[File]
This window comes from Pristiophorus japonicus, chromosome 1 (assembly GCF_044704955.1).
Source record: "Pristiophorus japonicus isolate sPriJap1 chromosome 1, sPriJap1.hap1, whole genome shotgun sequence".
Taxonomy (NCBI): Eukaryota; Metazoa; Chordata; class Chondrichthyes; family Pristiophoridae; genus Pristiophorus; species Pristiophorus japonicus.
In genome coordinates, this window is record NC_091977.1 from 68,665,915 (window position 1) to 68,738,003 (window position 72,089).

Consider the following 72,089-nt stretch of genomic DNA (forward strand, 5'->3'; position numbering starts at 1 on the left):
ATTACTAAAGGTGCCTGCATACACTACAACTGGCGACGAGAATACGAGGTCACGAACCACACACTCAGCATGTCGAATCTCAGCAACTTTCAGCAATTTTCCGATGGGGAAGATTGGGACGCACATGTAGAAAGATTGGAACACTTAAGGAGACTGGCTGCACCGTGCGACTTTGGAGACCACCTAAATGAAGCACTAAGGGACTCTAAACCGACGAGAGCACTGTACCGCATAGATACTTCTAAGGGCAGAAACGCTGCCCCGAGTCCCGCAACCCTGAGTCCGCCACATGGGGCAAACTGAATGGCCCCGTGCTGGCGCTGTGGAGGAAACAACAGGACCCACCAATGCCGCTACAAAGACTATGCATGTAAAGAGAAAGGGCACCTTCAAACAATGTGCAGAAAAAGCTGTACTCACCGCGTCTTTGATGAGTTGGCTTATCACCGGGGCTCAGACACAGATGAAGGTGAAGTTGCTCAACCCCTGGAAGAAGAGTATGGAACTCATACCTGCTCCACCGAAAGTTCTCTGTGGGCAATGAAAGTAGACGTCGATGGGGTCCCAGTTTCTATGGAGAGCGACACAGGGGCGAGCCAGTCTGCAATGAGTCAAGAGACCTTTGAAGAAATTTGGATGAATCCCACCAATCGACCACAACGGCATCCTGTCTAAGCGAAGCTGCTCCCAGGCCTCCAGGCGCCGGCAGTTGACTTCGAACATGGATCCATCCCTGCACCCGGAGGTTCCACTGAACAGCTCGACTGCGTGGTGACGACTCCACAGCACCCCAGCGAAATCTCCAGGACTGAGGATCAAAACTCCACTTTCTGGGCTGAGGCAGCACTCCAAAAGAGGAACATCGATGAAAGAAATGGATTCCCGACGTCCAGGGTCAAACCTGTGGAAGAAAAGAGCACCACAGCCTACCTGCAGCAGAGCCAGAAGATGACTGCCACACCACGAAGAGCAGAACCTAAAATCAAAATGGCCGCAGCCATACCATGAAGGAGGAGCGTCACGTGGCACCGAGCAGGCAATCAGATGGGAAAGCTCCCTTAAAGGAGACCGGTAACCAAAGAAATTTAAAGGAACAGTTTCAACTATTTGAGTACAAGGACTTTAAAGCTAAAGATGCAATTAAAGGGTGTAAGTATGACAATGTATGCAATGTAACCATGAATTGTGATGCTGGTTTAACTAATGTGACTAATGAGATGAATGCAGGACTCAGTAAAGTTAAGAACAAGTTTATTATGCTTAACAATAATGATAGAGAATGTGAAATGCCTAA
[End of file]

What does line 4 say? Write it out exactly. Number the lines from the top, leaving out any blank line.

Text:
In genome coordinates, this window is record NC_091977.1 from 68,665,915 (window position 1) to 68,738,003 (window position 72,089).